While I was traveling in Europe earlier this month, I spoke to three people who each had very different experiences with the universal healthcare systems in Portugal and England. One visited an emergency room, one stopped by a clinic, and another went through a series of treatments for a long-term affliction. By speaking to all of them about their hospital stays, I realized there are many insights American healthcare marketers can glean from their European counterparts.
The first person I chatted healthcare with was a girl in Lisbon who went to the hospital for a nasty jellyfish sting she acquired in Nice. She came back with a bandaged leg, antibiotics, and a €300 medical bill (about $390 U.S.). She lamented that she had to wait three hours in a crowded and hot emergency room and that the doctors and nurses were rude. She chose that hospital because the hostel staff recommended it.
Later, I discussed European healthcare with a woman met in Barcelona. She got sick after returning home to London and went to a National Health Service clinic for a prescription. Her visit was quick and free, so she had no complaints. She chose the clinic because her flatmate recommended it and because it was near her work.
I also discussed differences between American and European healthcare in England with the parents of a little boy who recently took a bad fall that resulted in a broken leg, a couple of surgeries, and several months in a wheelchair. Despite the months-long ordeal, his parents said they had a great experience at the hospital where their son was treated, which was recommended by his pediatrician.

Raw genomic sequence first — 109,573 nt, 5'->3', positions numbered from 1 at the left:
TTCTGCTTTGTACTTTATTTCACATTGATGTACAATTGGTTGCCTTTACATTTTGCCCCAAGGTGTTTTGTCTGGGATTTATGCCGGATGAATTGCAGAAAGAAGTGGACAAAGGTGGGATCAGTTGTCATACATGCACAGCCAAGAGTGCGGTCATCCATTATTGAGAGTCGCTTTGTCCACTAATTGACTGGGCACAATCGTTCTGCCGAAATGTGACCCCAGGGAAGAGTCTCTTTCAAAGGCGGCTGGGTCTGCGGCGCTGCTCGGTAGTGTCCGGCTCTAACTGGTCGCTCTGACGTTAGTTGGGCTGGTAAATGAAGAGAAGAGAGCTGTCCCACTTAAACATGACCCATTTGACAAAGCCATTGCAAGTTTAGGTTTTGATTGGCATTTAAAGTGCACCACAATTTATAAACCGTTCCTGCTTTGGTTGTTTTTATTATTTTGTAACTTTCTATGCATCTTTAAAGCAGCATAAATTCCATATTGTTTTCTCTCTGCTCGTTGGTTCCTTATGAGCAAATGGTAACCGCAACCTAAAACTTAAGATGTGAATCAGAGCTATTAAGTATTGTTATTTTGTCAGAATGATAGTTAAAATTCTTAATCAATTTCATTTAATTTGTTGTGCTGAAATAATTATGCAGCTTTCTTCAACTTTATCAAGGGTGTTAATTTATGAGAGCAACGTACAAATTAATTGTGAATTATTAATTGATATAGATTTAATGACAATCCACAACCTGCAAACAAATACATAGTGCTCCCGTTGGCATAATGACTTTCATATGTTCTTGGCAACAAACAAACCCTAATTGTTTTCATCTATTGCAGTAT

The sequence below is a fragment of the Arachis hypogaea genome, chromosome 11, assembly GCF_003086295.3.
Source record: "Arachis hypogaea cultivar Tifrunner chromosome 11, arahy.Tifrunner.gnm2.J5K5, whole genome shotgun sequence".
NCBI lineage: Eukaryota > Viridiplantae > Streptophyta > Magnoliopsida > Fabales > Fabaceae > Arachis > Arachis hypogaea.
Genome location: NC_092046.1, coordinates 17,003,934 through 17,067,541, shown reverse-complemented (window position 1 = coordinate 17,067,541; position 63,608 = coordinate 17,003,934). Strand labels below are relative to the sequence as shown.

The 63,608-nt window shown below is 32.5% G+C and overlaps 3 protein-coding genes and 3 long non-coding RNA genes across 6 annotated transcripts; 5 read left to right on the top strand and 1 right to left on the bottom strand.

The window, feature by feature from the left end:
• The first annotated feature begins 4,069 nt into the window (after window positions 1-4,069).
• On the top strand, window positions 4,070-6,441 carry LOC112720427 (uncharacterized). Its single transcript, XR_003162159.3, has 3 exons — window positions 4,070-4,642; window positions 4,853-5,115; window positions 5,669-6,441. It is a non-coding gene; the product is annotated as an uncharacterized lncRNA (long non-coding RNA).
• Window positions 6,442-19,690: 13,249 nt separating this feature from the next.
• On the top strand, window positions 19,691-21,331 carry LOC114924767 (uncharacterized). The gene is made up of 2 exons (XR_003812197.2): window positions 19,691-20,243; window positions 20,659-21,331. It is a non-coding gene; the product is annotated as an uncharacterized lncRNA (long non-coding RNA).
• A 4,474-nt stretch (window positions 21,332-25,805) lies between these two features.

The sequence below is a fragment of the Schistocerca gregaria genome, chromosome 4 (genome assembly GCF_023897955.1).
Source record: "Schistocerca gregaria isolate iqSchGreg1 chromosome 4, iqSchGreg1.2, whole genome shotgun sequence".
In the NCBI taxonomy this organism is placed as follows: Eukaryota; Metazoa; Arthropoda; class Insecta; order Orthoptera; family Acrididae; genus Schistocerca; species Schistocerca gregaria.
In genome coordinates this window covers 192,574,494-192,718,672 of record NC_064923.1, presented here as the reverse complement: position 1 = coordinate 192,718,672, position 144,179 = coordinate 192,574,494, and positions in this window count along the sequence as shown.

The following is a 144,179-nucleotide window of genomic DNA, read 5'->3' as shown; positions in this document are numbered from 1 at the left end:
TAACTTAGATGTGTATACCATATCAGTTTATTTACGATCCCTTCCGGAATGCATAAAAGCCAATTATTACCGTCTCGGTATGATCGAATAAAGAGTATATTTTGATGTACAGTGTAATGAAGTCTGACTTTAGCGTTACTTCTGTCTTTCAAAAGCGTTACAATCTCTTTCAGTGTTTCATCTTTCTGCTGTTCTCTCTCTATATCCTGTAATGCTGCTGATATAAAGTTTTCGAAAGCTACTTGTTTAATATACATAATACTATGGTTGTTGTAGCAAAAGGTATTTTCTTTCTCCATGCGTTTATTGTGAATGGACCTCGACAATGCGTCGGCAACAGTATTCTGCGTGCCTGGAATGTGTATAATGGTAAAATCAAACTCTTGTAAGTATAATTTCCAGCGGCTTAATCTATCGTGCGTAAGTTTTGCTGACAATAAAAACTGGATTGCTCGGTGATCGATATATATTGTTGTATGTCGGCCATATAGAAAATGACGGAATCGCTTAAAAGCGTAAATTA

Except for the fact that these visits, procedures, and prescriptions cost little-to-no money, most of the experiences could have taken place in any given American hospital. But what struck me most about my friends' narratives is how they chose where they went for treatment; it was as if it were predetermined and not much of a choice at all.
This comes down to most interesting difference about healthcare marketing and advertising in Europe—in the latter, there really isn't any. Of course, this is largely due to a lack of competition (as we know it, anyway) caused by nationalized healthcare—but some countries do allow hospitals to promote themselves.
For example, in 2008 the United Kingdom's Department of Health announced that public British hospitals "will be able to promote their services and successes— such as low MRSA rates—though only within strict rules of practice designed to protect the NHS brand," according to The London Times. But, judging from the article's subhead, "Era of brain surgery sponsored by Nike may be just around the corner," the public was wary of the idea. And it hasn't seemed to have caught on.
In fact, each person I talked to about healthcare abroad chose their hospital because a doctor or a friend recommended it. Furthermore, none could recall seeing a hospital ad in Europe.